Note the key distinction between having emotions and having emotional reactivity and a charge. Free-flowing emotions are a natural response to life. Reactivity and emotion resistance are an indicator of vasana, unresolved history.
For example, learning to drive is a useful habit. But having an accident may leave a charge that causes reactions in certain circumstances, like a fear of trucks. The second part remains to be resolved.
Because vasana have a “charge”, we may experience them as uncomfortable. That discomfort may incline us to avoid them. Habitual avoidance becomes a samskara. That then programs the mind to avoid them and hide them in our subconscious.
But because of that charge, it will continue to seek resolution, causing background mental “noise” and bringing up reminders over and over again. Old traumas haunt us.
The intellect uses memory to assign meaning to sounds and forms, then mind adds associations like names. Mind also has associations we call concepts, stories, and ideas that are synthesized from our experiences. Some of that becomes programs for the subconscious. These can be useful or may constrain us. As we step away from attachment to the I-sense, we begin to see the machinations of the mind much more clearly. When we see through the stories, it becomes much easier to let the limiting narratives go. Some will be primitive, going back to our early childhood.
We can begin to see where all these thoughts come from:
– the field of the mind overlaps the physical and emotional bodies. Activity in the body or emotions will cause activity in the mind.
– sensory processing creates activity in the mind. Yet only the net result is conscious.
– the mind interacts with itself, such as in making associations and running programs. Again, we experience any activity as thoughts.
– unresolved desires and experiences create a background rumble and anxiety which sometimes causes surface thoughts.
– some unresolved content comes to the surface for resolution. This is the primary content of dreams. If we understand how to allow, we can help things resolve. But if we resist or manipulate what is arising, we impede that.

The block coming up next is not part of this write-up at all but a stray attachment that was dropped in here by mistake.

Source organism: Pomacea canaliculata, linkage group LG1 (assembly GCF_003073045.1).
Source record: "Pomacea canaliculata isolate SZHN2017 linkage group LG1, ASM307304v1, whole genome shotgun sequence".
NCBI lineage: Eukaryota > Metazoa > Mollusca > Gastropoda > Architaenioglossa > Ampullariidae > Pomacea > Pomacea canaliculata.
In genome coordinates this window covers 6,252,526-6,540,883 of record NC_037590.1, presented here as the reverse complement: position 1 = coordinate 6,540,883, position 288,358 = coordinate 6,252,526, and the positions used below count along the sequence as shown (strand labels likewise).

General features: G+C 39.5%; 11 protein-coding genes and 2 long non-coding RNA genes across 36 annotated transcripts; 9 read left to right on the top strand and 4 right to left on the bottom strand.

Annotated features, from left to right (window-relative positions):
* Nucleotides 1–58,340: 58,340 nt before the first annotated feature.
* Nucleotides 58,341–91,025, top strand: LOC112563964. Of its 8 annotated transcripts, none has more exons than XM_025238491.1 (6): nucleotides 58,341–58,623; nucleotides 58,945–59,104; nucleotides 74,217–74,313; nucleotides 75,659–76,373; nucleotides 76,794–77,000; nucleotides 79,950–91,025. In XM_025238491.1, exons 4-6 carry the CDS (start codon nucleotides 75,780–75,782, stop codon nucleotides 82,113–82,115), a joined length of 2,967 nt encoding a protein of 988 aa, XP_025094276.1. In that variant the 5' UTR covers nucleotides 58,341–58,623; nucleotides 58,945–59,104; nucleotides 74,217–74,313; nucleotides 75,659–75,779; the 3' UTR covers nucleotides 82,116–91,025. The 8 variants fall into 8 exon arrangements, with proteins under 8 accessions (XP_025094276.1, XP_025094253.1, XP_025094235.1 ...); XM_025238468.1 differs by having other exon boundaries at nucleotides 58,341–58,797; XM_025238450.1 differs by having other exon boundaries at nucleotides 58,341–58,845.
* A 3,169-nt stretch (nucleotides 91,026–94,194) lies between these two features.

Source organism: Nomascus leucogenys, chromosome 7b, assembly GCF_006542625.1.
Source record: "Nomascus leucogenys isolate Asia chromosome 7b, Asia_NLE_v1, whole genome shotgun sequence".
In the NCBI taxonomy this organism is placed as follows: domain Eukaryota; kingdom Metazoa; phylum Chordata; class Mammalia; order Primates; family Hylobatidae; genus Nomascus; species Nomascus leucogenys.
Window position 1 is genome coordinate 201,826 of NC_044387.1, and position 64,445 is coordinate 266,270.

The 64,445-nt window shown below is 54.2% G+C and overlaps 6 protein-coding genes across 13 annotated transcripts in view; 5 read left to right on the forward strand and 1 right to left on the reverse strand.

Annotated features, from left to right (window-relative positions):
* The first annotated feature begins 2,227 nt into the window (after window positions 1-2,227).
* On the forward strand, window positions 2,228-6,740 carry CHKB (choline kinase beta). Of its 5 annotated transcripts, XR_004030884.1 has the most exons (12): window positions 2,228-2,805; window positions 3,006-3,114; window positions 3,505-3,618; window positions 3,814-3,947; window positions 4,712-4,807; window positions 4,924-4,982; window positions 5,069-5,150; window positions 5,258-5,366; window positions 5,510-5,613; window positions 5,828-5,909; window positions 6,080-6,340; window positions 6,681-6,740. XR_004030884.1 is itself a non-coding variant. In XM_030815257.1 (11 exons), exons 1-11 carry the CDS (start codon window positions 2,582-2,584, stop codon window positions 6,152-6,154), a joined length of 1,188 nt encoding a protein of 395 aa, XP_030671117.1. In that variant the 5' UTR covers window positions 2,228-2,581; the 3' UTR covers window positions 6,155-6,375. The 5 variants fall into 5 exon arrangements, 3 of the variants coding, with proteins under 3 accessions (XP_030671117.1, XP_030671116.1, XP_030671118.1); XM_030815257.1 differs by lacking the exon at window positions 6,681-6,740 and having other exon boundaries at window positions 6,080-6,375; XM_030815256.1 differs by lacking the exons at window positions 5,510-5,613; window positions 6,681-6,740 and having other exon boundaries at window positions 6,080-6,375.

Many impressions are stored in the deeper layers. They’re not able to come to the surface unless the physiology gets a deep enough rest.
– activity in the more subtle intellect and bliss bodies can also create whispers in the mind. Some will experience these as intuition. But these quieter impulses require a more settled mind to be noticed clearly.
– we can pick up activity in the collective and cosmic similarly.
– impulses from the Divine can show up as flows which trigger ideas, inspiration, desire, and so forth. These are more rare until that arena is conscious but can be a powerful occasional influence meantime.
In our own experience, there will be a variety of different kinds of thoughts in play at any given time. Much of it is undefined noise. Trying to figure out which is which in the mush isn’t productive. But becoming more conscious so we can discriminate the useful signals and heal the noise is beneficial.
We can see that much of our mental babble comes from unresolved experiences that rumble and seek resolution. Our past haunts us. As we resolve that, the noise settles and greater clarity arises.
Much of that past can be early childhood content where we didn’t have the capacity to process some emotions. But we’re adults now and our fear of the emotions can be worse than the actual feelings. 🙂
It’s useful to note that the mind doesn’t like to have emotions for no reason. If an unresolved emotion arises to be seen and resolved, it will trigger activity in the mind. Because the mind wants a reason, it will look to the available thoughts for an excuse and associate some content with the emotion.
For example, you’re releasing some old anger. A thought about a work problem comes up and the anger gets associated. If you just allow the mind to do its thing but don’t take it seriously, the anger can continue to resolve. But if you buy into the story and run with it, the old anger is now being reinforced by the reason to be angry, not resolved. The past has become associated with work. The water is muddied and the anger isn’t resolved. This simple mistake dramatically lowers quality of life.
It’s so important to learn to allow emotions to arise and be experienced. If we’re open, they can wash over us in a few moments and complete. Their shadow passes. Every so often, a weight lifts when a core contraction is resolved. The waters gradually become clear.
The key is consciousness. As we shift deeper into being, we become clearer and more conscious. We become a vast open space of peace. By simply living life, old emotions arise and are released without disturbance. Old habits of mind arise and their falsehood are recognized. The truth of being washes the old grooves away.
Transcendence, the light of consciousness, soma, and touching the bliss body can all be a major resolution of our vasana too. Awakening itself is said to roast our backlog of unresolved junk. This leaves only this life’s “suitcase” to resolve. It may not be a small suitcase, but it’s easier than a mountain range. As we rinse off the mud, the clear light of love and truth dawns.